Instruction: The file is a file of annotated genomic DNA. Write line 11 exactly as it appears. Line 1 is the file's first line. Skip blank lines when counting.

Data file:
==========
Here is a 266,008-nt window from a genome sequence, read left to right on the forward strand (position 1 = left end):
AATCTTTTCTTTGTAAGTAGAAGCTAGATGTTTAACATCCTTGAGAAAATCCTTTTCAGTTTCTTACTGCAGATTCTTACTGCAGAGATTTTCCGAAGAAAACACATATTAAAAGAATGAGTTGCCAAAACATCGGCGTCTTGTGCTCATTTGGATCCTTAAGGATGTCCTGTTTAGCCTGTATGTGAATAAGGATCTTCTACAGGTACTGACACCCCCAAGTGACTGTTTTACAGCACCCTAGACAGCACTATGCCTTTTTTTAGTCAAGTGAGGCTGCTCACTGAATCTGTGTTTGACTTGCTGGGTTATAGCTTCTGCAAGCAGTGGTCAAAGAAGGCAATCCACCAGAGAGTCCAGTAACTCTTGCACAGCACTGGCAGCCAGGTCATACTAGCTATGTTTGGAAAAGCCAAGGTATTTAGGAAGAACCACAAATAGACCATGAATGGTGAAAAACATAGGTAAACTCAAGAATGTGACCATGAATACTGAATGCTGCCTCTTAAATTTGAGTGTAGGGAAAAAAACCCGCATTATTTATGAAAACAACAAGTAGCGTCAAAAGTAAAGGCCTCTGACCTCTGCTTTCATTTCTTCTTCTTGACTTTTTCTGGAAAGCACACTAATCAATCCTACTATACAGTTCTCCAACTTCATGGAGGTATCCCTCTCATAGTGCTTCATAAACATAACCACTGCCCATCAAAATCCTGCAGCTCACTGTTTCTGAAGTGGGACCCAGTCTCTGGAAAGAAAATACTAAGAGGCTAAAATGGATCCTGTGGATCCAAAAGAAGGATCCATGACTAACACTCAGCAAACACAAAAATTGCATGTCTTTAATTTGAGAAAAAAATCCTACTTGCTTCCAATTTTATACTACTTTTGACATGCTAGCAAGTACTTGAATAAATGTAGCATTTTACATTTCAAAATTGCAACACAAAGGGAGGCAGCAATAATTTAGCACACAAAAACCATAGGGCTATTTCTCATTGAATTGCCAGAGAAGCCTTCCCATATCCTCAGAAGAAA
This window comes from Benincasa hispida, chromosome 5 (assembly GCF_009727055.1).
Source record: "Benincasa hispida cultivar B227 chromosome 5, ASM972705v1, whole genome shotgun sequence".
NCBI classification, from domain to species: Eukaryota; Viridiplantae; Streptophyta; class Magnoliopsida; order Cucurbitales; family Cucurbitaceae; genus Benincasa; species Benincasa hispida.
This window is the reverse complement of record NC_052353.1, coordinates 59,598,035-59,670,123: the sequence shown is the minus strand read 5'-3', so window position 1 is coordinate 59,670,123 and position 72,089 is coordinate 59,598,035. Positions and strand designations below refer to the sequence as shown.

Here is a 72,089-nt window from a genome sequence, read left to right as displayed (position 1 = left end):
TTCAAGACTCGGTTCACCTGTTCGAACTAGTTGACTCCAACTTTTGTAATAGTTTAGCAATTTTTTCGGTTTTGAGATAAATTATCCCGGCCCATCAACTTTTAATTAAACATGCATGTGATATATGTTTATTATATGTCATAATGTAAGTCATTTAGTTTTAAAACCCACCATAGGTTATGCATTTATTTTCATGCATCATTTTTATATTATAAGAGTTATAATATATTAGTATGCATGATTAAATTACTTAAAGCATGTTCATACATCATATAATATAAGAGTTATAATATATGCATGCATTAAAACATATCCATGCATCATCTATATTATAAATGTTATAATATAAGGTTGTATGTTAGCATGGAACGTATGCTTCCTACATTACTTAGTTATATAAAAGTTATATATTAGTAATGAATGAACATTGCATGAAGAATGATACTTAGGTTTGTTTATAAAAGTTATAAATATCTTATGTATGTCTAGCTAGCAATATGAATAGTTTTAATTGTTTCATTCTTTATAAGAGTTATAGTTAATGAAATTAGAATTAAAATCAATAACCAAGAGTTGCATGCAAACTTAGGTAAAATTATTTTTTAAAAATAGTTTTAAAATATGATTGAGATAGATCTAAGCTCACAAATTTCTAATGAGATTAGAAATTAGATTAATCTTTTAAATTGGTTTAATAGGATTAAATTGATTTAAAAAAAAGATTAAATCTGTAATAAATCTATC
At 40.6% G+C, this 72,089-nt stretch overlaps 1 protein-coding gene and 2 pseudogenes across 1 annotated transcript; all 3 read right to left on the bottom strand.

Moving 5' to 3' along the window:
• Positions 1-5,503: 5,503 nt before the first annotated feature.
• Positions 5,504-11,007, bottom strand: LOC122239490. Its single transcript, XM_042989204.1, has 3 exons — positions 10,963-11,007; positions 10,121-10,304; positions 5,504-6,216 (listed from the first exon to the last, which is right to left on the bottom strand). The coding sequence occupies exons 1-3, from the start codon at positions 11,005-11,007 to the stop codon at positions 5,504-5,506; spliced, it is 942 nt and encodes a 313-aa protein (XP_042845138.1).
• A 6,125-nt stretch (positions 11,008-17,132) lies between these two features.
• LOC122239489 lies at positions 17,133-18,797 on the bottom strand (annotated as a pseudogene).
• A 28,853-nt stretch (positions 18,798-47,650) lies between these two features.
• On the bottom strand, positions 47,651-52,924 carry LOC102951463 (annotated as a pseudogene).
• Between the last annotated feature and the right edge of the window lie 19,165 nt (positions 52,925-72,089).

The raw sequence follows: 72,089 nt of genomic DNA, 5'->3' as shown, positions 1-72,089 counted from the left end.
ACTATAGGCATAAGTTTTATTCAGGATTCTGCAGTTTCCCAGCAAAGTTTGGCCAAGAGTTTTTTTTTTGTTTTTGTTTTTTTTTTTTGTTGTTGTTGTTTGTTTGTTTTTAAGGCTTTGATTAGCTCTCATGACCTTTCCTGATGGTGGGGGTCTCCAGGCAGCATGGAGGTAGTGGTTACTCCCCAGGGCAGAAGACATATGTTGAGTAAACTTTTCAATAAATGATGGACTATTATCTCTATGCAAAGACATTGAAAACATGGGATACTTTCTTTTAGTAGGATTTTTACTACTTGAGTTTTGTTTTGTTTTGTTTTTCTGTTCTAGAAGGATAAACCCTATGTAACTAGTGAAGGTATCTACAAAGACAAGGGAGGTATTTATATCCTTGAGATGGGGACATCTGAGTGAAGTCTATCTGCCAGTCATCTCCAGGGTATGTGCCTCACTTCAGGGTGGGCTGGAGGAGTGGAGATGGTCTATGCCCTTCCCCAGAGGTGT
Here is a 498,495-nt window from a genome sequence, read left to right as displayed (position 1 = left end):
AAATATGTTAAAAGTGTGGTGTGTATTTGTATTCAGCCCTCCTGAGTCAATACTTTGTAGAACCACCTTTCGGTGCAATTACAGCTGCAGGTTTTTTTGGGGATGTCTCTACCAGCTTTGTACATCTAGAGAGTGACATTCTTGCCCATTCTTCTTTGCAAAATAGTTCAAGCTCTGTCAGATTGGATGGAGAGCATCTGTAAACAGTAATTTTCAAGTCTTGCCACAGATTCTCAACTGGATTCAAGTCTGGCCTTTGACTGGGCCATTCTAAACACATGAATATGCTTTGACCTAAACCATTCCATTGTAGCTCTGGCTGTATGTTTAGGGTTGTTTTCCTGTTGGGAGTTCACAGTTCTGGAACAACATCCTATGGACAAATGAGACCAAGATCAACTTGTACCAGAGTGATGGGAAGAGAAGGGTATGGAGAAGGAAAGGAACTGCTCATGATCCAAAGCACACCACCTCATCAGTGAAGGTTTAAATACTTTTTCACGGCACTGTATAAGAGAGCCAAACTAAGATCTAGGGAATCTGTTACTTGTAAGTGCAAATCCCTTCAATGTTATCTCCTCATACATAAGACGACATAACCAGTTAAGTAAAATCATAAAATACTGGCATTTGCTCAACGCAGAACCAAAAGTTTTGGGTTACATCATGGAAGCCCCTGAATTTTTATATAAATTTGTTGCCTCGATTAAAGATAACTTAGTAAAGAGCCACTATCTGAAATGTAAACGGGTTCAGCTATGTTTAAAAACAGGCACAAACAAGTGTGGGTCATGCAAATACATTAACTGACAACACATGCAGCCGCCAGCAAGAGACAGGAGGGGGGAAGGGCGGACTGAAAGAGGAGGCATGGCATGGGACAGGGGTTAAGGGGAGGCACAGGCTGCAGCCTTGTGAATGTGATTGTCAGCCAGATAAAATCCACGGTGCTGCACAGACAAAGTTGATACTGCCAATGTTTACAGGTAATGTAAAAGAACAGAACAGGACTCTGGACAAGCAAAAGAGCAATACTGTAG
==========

• Positions 1-5,503: 5,503 nt before the first annotated feature.